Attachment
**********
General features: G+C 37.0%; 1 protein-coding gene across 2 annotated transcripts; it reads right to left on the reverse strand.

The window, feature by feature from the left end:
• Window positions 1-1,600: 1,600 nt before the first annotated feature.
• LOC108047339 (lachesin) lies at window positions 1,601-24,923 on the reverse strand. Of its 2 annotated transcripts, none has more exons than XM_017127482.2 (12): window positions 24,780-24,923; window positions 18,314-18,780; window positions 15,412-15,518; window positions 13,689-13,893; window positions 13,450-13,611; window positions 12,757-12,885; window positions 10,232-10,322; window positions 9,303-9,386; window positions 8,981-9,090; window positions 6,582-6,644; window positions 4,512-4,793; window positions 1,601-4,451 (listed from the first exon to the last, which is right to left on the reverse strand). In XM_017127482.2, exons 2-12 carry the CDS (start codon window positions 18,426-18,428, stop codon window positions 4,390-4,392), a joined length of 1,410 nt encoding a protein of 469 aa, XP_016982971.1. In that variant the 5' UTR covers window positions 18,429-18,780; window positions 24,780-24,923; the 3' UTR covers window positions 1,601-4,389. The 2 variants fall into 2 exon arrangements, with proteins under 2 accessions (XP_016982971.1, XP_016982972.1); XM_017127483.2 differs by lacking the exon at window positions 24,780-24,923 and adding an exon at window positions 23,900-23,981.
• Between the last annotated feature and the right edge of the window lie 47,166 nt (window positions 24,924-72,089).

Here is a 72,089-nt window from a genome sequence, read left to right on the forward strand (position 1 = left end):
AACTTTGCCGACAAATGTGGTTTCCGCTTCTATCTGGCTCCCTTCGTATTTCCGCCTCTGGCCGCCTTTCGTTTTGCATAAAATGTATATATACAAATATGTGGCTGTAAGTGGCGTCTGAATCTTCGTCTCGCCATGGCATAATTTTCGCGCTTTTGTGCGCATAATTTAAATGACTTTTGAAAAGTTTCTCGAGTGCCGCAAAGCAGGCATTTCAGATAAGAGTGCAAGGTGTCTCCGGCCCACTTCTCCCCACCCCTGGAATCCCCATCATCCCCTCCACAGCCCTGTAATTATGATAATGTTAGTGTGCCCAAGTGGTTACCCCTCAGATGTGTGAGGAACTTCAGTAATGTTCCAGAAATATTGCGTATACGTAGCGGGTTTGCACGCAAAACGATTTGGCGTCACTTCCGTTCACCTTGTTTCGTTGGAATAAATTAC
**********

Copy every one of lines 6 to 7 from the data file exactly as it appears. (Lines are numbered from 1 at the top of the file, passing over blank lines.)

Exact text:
Here is a 72,089-nt window from a genome sequence, read left to right on the forward strand (position 1 = left end):
AACTTTGCCGACAAATGTGGTTTCCGCTTCTATCTGGCTCCCTTCGTATTTCCGCCTCTGGCCGCCTTTCGTTTTGCATAAAATGTATATATACAAATATGTGGCTGTAAGTGGCGTCTGAATCTTCGTCTCGCCATGGCATAATTTTCGCGCTTTTGTGCGCATAATTTAAATGACTTTTGAAAAGTTTCTCGAGTGCCGCAAAGCAGGCATTTCAGATAAGAGTGCAAGGTGTCTCCGGCCCACTTCTCCCCACCCCTGGAATCCCCATCATCCCCTCCACAGCCCTGTAATTATGATAATGTTAGTGTGCCCAAGTGGTTACCCCTCAGATGTGTGAGGAACTTCAGTAATGTTCCAGAAATATTGCGTATACGTAGCGGGTTTGCACGCAAAACGATTTGGCGTCACTTCCGTTCACCTTGTTTCGTTGGAATAAATTAC